It’s rare for this government’s critics, experts and the government to agree on something. It’s shocking then that everyone agrees Pakistan has successfully flattened the Covid-19 curve ahead of expectations. That’s because the data is so irrefutably clear, be it the positivity rate, hospitalisations, ventilator usage, cases or deaths. The polarising debate now is whether the decline happened because of the government’s interventions or despite its confusion.
To settle this debate definitively, I spoke to Pakistan’s Covid czar, Asad Umar, Chair of the National Command and Operation Center (NCOC); Dr Abdul Bari, the CEO of Indus Hospital, on the frontlines of fighting Covid in Karachi; and Maha Rehman, an independent data scientist and faculty member at LUMS. I also mapped the timing of the government’s interventions to our daily Covid numbers. The outcome is an extraordinary surprise.
“The single biggest driver of the decline in Pakistan’s cases is a change in human behaviour,” argues Umar. “This is a function of organic and enforced human behaviour change,” for example, via 2,300 smart lockdowns covering 47 million citizens. It’s interesting to note that the government made mask wearing compulsory on May 31 and enforced strict SOP compliance on June 4 and we crossed our Covid peak around June 19, implying a possible correlation with the government’s interventions.
When I put this argument to the test with Dr Abdul Bari and Maha Rehman, they didn’t buy it. “Yes, Pakistan’s cases are going down,” argues Rehman. “But we don’t know enough to understand what factors are driving that. We need to determine the extent of human behaviour change and whether government interventions drove that.”
Dr Abdul Bari makes a similar argument. “Previously, I used to get 25 to 30 phone calls a day asking for someone to get a Covid bed at my hospital. Today, I get one or two calls a day or sometimes, not even a single call. There must be some truth to the idea that government interventions have helped bring cases down but there is no way to scientifically say this. We don’t know enough about other factors.” Dr Abdul Bari, a deeply religious man, mentioned God’s mercy playing a role in saving Pakistan.
At an impasse for logical explanations, I sent out a tweet into the ether. “I’m looking to speak to a critic of the government,” I wrote. ‘I can’t find any scientific or plausible explanation of the stunning flattening of Pakistan’s Covid-19 curve this quickly, apart from successful government interventions and change in human behaviour. Who should I speak to?”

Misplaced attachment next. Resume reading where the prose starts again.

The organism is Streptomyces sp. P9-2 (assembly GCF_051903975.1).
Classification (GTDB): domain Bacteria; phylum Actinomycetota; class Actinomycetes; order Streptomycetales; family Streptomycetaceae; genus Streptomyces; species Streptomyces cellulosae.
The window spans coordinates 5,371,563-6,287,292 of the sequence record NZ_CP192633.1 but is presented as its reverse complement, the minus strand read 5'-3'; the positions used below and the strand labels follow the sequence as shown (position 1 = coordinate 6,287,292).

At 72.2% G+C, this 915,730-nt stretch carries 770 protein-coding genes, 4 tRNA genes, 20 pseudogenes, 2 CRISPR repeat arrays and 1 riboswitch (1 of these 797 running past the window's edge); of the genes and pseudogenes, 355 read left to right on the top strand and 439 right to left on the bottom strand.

While the responses trolled journalists who’ve criticised the government, the tweet offered little value apart from pointing me in the direction of divine help — a Selector in the heavens. Then I asked Umar if other factors, like humidity, host-genetics or cross immunity could have played a role. They might have on mortality rate (which we can’t say conclusively) but not necessarily on the virus spread, was the answer. India, which shares these factors, continues to see cases rise dramatically, which shows something unique is happening in Pakistan, whether through divine or human intervention (or both?).
“Take the Covid-19 trajectory of any country in the world,’ shared Umar, “Whether it’s South Korea and East Asia’s success or America and Brazil’s failure, it’s the government’s actions which drive significant differences in trajectory. Actions have consequences.”
What’s my conclusion? Since there is no scientific explanation otherwise, I’m inclined to give credit to the government’s more than 50 evidence-based interventions for Pakistan’s stunning flattening of the Covid-19 curve. If you’re not ready to make that call, we can be grateful for divine intervention. It could be a gift from the Selector in the heavens.
Published in The Express Tribune, August 1st, 2020.